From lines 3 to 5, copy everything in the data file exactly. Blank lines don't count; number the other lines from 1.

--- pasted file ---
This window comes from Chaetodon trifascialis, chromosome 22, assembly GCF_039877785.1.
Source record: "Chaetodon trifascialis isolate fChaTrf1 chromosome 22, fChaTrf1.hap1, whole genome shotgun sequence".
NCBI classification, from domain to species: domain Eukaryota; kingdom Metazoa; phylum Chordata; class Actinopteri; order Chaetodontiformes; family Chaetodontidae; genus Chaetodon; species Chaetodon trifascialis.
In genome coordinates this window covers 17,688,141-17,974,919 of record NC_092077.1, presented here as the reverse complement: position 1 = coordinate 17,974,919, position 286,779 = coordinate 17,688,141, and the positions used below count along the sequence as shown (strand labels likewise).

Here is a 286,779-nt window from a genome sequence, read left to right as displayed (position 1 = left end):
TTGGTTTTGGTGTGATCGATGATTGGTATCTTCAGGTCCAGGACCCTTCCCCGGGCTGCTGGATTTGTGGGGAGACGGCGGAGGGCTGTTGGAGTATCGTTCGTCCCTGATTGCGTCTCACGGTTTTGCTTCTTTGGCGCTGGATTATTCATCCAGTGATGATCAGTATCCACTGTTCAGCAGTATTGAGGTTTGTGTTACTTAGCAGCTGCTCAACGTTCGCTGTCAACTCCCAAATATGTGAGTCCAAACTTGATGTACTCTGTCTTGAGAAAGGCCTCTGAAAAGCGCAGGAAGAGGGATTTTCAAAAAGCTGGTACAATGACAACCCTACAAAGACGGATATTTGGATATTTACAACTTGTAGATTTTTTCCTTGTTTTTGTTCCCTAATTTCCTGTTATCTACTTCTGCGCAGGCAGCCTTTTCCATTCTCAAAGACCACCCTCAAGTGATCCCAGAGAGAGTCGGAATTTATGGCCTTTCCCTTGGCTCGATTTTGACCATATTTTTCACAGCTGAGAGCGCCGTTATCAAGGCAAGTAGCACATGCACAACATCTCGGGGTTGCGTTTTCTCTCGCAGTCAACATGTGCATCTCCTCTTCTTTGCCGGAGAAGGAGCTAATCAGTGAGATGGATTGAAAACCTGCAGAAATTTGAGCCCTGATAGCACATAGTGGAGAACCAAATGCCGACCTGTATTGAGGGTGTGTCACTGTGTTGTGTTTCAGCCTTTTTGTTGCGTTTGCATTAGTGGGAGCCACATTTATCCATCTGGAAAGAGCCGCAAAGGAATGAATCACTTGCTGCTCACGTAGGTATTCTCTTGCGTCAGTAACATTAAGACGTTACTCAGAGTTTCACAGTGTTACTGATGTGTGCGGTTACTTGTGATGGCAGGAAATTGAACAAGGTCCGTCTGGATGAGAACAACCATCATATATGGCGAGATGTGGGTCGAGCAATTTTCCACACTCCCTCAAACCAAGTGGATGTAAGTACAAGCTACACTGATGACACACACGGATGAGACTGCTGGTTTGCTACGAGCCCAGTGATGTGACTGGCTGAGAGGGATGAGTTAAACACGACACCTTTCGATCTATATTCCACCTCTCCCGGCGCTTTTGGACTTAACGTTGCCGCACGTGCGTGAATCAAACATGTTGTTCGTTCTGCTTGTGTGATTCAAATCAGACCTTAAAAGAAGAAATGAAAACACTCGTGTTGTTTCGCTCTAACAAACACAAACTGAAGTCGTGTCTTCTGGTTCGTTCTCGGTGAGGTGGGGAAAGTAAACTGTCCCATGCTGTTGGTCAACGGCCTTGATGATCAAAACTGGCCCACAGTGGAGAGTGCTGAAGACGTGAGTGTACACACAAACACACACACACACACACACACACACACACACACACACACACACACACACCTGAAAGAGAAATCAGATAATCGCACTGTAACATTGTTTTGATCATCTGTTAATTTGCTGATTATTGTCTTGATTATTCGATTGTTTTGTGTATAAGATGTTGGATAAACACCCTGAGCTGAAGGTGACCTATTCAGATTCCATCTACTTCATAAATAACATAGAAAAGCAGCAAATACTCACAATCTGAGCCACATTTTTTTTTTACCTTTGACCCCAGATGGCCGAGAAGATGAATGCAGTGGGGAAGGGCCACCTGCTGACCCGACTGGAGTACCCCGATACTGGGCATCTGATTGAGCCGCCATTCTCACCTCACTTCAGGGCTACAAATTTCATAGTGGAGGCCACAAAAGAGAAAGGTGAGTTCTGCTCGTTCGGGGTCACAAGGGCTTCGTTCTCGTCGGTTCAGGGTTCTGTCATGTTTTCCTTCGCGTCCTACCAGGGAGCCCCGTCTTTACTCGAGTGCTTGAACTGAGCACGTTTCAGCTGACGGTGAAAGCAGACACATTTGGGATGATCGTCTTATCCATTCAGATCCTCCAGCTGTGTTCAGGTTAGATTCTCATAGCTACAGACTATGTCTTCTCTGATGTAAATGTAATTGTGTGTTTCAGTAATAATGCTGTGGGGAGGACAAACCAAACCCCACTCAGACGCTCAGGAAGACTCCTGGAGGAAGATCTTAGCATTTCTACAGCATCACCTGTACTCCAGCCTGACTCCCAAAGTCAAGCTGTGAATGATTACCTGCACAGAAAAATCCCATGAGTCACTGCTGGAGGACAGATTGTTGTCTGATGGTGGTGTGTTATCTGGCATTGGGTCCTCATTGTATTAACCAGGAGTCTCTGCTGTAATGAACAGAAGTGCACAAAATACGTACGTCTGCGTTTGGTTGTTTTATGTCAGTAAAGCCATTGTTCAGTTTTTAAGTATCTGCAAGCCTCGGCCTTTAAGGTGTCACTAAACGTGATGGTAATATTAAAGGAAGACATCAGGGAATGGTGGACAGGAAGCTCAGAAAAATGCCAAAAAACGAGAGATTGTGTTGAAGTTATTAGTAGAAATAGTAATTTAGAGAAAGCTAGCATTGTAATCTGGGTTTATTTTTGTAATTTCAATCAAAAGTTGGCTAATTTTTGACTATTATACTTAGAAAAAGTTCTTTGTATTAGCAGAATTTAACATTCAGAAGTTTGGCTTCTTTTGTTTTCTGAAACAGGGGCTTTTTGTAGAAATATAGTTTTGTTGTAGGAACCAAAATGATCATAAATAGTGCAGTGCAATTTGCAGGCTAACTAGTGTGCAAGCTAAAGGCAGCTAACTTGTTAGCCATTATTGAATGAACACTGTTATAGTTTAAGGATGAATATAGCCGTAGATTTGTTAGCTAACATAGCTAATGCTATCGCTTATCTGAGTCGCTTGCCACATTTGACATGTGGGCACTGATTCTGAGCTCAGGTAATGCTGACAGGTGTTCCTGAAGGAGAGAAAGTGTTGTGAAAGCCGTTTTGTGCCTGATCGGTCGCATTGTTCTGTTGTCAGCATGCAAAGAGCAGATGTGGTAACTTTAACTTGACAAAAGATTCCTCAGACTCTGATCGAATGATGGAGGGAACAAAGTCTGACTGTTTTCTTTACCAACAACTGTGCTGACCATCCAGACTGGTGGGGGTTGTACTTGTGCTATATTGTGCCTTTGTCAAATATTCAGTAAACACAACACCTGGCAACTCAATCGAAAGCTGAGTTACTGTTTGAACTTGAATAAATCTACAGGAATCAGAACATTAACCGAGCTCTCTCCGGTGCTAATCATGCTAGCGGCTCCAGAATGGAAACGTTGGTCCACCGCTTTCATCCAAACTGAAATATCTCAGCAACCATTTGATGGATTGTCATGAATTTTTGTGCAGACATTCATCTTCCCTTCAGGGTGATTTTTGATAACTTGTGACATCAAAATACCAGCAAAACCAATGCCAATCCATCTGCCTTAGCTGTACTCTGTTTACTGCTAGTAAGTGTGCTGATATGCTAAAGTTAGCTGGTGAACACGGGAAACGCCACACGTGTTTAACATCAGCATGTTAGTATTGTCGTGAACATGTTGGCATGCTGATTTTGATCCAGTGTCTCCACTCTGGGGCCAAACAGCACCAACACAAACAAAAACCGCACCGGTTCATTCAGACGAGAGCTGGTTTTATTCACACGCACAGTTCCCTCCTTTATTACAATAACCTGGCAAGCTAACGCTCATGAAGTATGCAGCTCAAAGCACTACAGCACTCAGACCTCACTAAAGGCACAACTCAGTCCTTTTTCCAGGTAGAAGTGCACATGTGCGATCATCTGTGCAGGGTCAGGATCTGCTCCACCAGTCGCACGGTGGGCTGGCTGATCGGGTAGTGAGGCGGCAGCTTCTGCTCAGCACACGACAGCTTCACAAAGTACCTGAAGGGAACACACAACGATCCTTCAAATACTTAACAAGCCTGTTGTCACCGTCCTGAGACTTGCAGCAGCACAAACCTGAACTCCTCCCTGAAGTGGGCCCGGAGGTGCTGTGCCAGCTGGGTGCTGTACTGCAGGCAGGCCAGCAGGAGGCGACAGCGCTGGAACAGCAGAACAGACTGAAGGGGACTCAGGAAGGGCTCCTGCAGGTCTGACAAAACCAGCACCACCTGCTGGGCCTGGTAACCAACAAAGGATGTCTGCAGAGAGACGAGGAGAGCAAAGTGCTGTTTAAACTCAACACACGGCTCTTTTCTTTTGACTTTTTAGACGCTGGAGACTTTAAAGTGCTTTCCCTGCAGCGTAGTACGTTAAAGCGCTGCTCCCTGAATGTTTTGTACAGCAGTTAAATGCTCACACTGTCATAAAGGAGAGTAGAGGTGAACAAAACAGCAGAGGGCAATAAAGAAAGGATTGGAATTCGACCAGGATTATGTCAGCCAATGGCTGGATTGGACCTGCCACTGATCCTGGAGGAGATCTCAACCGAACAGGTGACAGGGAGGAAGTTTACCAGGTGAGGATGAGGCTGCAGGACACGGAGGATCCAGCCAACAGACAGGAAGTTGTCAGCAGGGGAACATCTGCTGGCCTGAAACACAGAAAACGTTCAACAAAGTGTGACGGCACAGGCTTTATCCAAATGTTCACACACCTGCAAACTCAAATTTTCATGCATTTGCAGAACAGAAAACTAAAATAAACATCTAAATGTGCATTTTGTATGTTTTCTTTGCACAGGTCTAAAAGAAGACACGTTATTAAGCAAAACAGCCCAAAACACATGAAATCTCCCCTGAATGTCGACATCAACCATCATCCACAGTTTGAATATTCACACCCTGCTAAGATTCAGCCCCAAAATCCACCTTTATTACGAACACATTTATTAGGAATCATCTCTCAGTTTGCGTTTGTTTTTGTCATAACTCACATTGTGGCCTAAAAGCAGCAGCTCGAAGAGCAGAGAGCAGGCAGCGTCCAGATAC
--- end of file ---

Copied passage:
NCBI classification, from domain to species: domain Eukaryota; kingdom Metazoa; phylum Chordata; class Actinopteri; order Chaetodontiformes; family Chaetodontidae; genus Chaetodon; species Chaetodon trifascialis.
In genome coordinates this window covers 17,688,141-17,974,919 of record NC_092077.1, presented here as the reverse complement: position 1 = coordinate 17,974,919, position 286,779 = coordinate 17,688,141, and the positions used below count along the sequence as shown (strand labels likewise).

Here is a 286,779-nt window from a genome sequence, read left to right as displayed (position 1 = left end):